Linux kernel 6.0 was released at the beginning of October 2022 and the developers immediately shifted toward the development of kernel 6.1 after a merge window. Now, after the merge window, most of the new features and improvements of Linux kernel 6.1 have been shaped. Despite no official confirmation, Linux kernel 6.1 will most likely be a Long Term Support (LTS) version. This information came from Greg Kroah-Hartman himself, but he also said it is not certain yet.
Here are the changes you will see in Linux kernel 6.1, which will be released in the first half of December this year.
Linux kernel 6.1 will continue the work on the random number generation code, which started in Linux kernel 5.19. Kernel 6.1 will deliver additional improvements in RNG and crypto subsystems. Additionally, the initial Rust infrastructure is now merged into kernel 6.1 development, which will bring Rust language support. 6.1 also lands MGLRU (Multi-gen LRU) support, which improves the Linux kernel’s page reclamation behavior, bringing performance uplifts.
More in general changes in 6.1, as was announced in late August, this release will land a new feature that makes it easier to spot faulty CPUs. The Pressure Stall Information feature, which measures system CPU, RAM, and I/O resources when the system is under heavy load, also received the capability of being turned on or off at the control group level. Additionally, it received some optimizations that could result in up to 9% performance improvement.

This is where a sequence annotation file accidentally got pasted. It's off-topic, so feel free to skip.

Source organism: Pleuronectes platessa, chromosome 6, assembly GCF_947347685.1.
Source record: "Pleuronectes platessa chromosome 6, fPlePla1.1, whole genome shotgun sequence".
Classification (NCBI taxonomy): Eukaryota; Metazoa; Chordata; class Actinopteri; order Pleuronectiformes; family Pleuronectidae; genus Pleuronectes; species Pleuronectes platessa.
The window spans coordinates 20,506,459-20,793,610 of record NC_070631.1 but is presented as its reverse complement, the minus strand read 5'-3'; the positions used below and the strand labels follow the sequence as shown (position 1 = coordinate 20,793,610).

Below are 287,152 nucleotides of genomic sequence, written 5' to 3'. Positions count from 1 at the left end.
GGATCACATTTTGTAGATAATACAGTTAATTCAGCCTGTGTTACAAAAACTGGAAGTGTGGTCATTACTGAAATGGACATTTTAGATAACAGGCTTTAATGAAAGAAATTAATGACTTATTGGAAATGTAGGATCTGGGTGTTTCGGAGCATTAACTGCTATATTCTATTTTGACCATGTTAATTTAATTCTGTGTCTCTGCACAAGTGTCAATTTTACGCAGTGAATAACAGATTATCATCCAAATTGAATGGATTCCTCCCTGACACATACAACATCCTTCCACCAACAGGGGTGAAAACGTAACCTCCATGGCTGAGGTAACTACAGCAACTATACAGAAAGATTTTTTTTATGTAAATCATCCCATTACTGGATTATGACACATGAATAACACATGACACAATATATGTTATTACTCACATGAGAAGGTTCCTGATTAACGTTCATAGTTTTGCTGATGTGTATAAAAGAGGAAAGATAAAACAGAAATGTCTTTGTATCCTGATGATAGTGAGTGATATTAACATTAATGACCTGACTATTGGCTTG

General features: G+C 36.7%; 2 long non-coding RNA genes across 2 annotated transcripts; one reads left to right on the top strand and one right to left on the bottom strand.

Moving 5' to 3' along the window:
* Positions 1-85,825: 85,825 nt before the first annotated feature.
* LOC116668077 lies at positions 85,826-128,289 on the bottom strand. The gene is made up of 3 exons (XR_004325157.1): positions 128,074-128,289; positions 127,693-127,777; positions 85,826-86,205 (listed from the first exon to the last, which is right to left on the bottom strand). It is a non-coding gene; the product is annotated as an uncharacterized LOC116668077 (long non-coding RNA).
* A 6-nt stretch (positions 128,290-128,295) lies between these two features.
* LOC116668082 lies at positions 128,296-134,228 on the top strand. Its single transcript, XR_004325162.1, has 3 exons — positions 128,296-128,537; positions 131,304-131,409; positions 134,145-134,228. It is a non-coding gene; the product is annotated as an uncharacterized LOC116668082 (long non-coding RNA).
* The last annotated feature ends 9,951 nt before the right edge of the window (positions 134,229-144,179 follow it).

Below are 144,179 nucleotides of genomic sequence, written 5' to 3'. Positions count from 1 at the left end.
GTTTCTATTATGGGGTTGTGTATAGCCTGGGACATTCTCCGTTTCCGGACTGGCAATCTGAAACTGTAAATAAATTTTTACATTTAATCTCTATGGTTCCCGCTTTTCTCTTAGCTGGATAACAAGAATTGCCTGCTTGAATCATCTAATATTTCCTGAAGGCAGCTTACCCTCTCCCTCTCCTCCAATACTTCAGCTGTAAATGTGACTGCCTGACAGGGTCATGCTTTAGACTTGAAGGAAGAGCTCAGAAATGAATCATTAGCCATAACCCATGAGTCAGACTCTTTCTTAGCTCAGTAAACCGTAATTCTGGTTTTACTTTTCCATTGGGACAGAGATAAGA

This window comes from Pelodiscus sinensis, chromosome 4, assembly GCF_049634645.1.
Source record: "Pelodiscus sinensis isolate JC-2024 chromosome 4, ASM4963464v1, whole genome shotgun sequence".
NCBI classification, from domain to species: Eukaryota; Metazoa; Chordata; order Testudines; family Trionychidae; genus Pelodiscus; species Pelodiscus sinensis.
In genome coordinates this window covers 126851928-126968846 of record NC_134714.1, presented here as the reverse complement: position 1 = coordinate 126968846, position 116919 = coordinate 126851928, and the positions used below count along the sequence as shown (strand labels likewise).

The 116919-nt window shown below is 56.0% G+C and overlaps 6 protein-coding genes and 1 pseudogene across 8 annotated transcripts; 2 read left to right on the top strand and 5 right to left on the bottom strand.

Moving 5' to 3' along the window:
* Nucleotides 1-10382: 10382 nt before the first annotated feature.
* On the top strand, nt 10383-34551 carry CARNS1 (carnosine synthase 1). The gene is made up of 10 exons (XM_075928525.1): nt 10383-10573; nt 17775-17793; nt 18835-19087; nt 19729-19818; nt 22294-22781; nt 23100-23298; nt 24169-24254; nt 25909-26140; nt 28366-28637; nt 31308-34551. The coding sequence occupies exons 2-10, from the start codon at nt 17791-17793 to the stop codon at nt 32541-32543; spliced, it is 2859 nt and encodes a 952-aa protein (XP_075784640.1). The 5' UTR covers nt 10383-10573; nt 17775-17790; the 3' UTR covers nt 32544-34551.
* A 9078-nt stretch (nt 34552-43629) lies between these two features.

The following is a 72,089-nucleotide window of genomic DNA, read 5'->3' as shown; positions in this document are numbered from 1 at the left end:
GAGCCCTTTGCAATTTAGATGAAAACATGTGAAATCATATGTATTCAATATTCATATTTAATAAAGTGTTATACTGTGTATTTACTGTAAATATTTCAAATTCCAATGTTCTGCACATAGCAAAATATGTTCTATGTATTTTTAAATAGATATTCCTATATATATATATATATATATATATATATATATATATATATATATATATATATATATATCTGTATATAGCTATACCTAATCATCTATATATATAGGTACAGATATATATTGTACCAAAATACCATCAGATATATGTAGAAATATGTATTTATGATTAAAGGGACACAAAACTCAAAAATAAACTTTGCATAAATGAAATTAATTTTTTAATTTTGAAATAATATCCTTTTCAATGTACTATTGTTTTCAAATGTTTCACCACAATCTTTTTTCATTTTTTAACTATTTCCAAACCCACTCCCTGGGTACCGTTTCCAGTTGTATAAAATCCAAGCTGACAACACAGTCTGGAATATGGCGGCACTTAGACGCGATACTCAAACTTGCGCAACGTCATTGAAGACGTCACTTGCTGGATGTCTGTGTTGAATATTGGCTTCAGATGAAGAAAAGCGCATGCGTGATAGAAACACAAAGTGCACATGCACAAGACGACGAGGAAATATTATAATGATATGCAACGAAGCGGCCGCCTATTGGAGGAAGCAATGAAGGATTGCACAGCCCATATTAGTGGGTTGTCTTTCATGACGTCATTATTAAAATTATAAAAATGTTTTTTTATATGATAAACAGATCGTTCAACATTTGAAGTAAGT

There are many improvements related to AMD in Linux kernel 6.1, starting with the LbrExtV2 support for Zen 4-based CPUs (Ryzen 7000 and upcoming EPYC products), which were introduced to the market a couple of weeks ago. The LbrExtV2 feature is the Last Branch Record (LBR) implementation of AMD for Zen 4 CPUs that analyzes the control flow of the running software in real-time. Additionally, the updated AMD Platform Management Framework and Cool and Quiet Framework drivers land in the Linux kernel to deliver better optimization for thermals, power draw, and performance.
Intel, on the other hand, updates its Error Detection and Correction drivers for faster memory error decoding and supporting the Skylake S platform within the driver. The company also wanted to mitigate the performance issues caused by Retbleet fixes with kernel 6.1, however, they missed the merge window; we can expect it in Linux kernel 6.2.
After receiving its first support with kernel 5.19 and getting PCI support with 6.0, LoongArch CPUs will receive EFI boot support alongside many small changes with kernel 6.1. Many additional Arm-based platforms/chips will receive support with kernel 6.1, including Mediatek MT8186, and some new smartphones will be able to run this kernel version, such as Sony Xperia 1 IV, Samsung Galaxy E5, E7, Grand Max, and PINE64 PinePhone Pro. On the other hand, support for bfloat16 extensions on Cortex-A510 CPUs is removed after being merged, because of a bug found. So, Cortex-A510 systems will not be able to utilize bfloat16 hardware in Linux kernel 6.1.